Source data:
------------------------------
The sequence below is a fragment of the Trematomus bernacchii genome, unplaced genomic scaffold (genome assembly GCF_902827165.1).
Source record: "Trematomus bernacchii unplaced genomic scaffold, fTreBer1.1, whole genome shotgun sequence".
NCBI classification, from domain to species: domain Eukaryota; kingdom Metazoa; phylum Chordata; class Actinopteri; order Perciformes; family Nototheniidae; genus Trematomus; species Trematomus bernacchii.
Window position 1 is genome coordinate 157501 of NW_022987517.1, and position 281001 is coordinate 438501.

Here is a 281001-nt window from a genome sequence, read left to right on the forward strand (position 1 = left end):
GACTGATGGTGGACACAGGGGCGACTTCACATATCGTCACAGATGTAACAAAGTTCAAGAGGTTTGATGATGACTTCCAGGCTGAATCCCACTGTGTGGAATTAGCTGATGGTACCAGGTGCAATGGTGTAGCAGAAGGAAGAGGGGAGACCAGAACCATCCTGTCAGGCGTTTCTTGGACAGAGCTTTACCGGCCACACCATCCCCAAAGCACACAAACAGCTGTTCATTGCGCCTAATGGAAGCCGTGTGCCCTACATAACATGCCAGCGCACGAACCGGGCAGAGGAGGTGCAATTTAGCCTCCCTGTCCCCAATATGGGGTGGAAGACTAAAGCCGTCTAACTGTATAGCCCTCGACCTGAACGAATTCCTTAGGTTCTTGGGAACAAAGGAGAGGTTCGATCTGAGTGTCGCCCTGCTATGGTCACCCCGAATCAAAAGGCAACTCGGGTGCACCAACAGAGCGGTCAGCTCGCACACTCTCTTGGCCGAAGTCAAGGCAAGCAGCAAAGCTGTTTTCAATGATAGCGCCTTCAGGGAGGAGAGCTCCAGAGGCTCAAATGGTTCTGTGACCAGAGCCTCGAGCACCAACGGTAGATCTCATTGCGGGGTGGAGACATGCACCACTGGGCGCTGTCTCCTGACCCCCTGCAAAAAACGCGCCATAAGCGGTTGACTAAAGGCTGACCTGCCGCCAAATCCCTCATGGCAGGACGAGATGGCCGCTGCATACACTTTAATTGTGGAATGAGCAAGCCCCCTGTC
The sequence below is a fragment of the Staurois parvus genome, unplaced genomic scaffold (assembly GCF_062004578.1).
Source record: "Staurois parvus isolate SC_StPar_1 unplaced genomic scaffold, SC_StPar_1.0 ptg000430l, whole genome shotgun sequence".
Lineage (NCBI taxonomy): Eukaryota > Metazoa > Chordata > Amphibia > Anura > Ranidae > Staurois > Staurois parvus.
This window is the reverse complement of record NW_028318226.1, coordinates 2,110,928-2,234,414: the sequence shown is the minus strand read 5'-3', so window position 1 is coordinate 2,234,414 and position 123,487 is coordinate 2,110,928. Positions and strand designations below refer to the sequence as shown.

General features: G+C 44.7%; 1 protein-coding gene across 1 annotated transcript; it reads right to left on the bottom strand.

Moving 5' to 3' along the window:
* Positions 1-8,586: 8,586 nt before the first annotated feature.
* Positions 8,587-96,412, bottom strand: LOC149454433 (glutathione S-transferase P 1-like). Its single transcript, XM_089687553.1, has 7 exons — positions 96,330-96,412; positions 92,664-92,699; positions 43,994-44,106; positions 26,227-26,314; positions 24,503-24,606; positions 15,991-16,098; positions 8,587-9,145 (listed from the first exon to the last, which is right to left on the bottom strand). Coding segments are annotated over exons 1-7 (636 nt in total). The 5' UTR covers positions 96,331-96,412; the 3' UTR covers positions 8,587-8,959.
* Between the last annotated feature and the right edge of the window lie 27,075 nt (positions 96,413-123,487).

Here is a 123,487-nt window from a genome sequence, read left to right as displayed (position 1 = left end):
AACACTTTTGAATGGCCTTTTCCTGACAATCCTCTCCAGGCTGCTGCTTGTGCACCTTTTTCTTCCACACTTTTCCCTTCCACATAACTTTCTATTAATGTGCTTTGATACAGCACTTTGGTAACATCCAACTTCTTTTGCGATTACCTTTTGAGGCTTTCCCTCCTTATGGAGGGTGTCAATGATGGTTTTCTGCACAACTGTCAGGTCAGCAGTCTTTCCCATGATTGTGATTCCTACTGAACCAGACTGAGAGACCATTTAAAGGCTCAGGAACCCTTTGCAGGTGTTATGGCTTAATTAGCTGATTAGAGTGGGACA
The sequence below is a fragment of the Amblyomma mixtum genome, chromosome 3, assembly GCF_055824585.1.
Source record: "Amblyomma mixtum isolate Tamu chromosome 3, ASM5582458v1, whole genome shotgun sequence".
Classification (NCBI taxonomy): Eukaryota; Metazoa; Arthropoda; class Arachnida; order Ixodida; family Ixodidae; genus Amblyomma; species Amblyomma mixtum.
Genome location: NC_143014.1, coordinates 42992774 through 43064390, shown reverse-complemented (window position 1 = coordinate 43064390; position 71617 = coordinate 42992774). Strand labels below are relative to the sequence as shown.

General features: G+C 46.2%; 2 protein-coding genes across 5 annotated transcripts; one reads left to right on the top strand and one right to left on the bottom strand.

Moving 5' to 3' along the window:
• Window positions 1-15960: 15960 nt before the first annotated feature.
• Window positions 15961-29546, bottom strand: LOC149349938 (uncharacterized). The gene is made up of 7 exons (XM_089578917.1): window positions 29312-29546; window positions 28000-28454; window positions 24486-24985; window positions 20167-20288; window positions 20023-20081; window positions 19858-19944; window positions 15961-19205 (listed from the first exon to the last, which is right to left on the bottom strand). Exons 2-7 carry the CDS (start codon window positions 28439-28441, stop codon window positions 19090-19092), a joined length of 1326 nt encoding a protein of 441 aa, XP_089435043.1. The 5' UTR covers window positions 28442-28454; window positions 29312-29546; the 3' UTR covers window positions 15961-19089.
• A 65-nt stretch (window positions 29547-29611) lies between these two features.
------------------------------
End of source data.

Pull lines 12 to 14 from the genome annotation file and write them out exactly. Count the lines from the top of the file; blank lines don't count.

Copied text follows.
Moving 5' to 3' along the window:
* Positions 1-8,586: 8,586 nt before the first annotated feature.
* Positions 8,587-96,412, bottom strand: LOC149454433 (glutathione S-transferase P 1-like). Its single transcript, XM_089687553.1, has 7 exons — positions 96,330-96,412; positions 92,664-92,699; positions 43,994-44,106; positions 26,227-26,314; positions 24,503-24,606; positions 15,991-16,098; positions 8,587-9,145 (listed from the first exon to the last, which is right to left on the bottom strand). Coding segments are annotated over exons 1-7 (636 nt in total). The 5' UTR covers positions 96,331-96,412; the 3' UTR covers positions 8,587-8,959.